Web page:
I’ve been collecting lots of new les/etc books I haven’t been updating you on, so here’s the beginning of me catching up! So, here are some of the books I haven’t read yet and why I’m looking forward to reading them.

Sarah Schulman is one of the names that’s been filed away in my brain as an Important Lesbian Author. I don’t know how people end up on that list, but it always makes me more eager to read their works. The version I have of Empathy is part of the Little Sister’s Classics collection, Little Sister’s being the lesbian bookstore in Vancouver famous for fighting censorship.

I have an interest in les/etc teen books because I think that’s when a lot of queer people start looking for queer lit. Pretty much everyone is insecure as a teenager, but being queer can make it even worse. Being able to read about other people, especially other teens, going through the same things can be really reassuring. Good Girls Don’t is a bisexual teen book, so it’s obviously on my very long list of books to read.

Dancing In the Dark edited by Barbara Grier and Christine Cassidy is a book from one of the old lesbian publishers, Naiad Press. It’s a collection of short stories, so it will probably be hit and miss, but it includes some authors I’ve heard very good things about, like Karin Kallmaker and Penny Hayes.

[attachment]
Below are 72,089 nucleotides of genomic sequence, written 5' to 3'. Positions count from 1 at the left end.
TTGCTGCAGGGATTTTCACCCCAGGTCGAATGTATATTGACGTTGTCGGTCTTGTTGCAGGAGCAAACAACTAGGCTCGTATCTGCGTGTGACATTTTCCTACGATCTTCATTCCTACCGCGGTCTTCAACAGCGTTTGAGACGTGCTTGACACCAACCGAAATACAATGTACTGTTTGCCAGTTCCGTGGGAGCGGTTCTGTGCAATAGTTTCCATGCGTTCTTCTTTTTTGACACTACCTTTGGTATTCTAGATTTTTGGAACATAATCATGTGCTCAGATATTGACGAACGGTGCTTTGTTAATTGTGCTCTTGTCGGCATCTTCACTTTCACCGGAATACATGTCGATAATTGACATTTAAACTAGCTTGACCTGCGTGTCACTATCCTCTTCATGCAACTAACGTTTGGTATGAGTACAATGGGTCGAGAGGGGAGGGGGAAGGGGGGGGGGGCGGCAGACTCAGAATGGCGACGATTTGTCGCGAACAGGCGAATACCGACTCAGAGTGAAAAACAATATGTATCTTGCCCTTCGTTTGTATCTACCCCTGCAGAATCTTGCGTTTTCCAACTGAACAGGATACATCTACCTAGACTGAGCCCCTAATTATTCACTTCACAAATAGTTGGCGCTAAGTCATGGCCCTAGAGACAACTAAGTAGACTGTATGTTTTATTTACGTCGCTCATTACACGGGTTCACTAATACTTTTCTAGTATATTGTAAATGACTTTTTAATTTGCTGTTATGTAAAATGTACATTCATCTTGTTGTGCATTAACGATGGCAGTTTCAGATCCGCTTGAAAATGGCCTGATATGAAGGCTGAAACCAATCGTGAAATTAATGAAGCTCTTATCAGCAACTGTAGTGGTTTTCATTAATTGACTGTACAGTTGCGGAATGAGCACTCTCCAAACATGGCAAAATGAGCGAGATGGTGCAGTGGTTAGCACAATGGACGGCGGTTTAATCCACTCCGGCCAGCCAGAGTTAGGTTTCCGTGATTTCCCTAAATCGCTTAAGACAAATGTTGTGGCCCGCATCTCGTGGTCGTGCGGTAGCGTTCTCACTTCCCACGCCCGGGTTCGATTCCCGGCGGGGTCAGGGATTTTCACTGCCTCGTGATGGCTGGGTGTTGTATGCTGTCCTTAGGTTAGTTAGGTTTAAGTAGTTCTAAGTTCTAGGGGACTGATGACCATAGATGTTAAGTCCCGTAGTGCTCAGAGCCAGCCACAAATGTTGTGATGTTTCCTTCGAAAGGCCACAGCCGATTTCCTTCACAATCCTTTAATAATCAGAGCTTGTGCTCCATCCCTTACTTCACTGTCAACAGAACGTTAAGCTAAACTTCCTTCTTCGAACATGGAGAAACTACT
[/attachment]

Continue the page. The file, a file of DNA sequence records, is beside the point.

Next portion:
A Stone Gone Mad by Jacquelyn Park looks delightfully dramatic! It’s another les/etc teen book, and check out this back blurb:


Drama! Boarding school! Lesbians! That’s enough to entice me, at least.

Travels With Diana Hunter looks like it will be a nice, short, sexy romp. All three of the Amazon reviews mention it’s “not PC”, though… What does that mean? I guess I’ll find out.

Did I mention that I liked Patience & Sarah by Isabel Miller? Well, I did. It was sweet, and surprisingly not depressing. Actually, it’s one of the very books I recommended on this blog. So of course as soon as I saw that she had another lesbian novel, The Love of Good Women, I was more than happy to snap it up.

I don’t think I need to explain why I want to read In A Queer Country. Queer Canada! I’m Canadian! It looks fantastic, plus the back cover mention the Lesbian Rangers. I think my view of the world improved after learning the Lesbian Rangers once existed.

I thought Making Out seemed like it would be an awesome, sexy book, but now I have to say I’ll probably be reading it more for the hilarity factor. This is a book that did not age well. Check out a NSFW sample after the cut.

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Lesbrary Sneak Peek: Jane Rule

I’m definitely behind in showing off my new les/etc books! Oh well, here are the stack of Jane Rule books I’ve acquired. I think I’ll address these all at once, because I’m excited for them as a whole more than as individual books.

Jane Rule is legendary in lesbian fiction. She wrote Desert of the Heart (still on my TBR shelves!), the classic lesbian book that was made into a movie. She was also Canadian–from BC, in particular–so that’s extra awesome in my opinion. She was an activist for free speech and gay rights. I think of her work as something I need to read as part of being a well-read lesbian.

Have you read any of Jane Rule’s books? What did you think of them?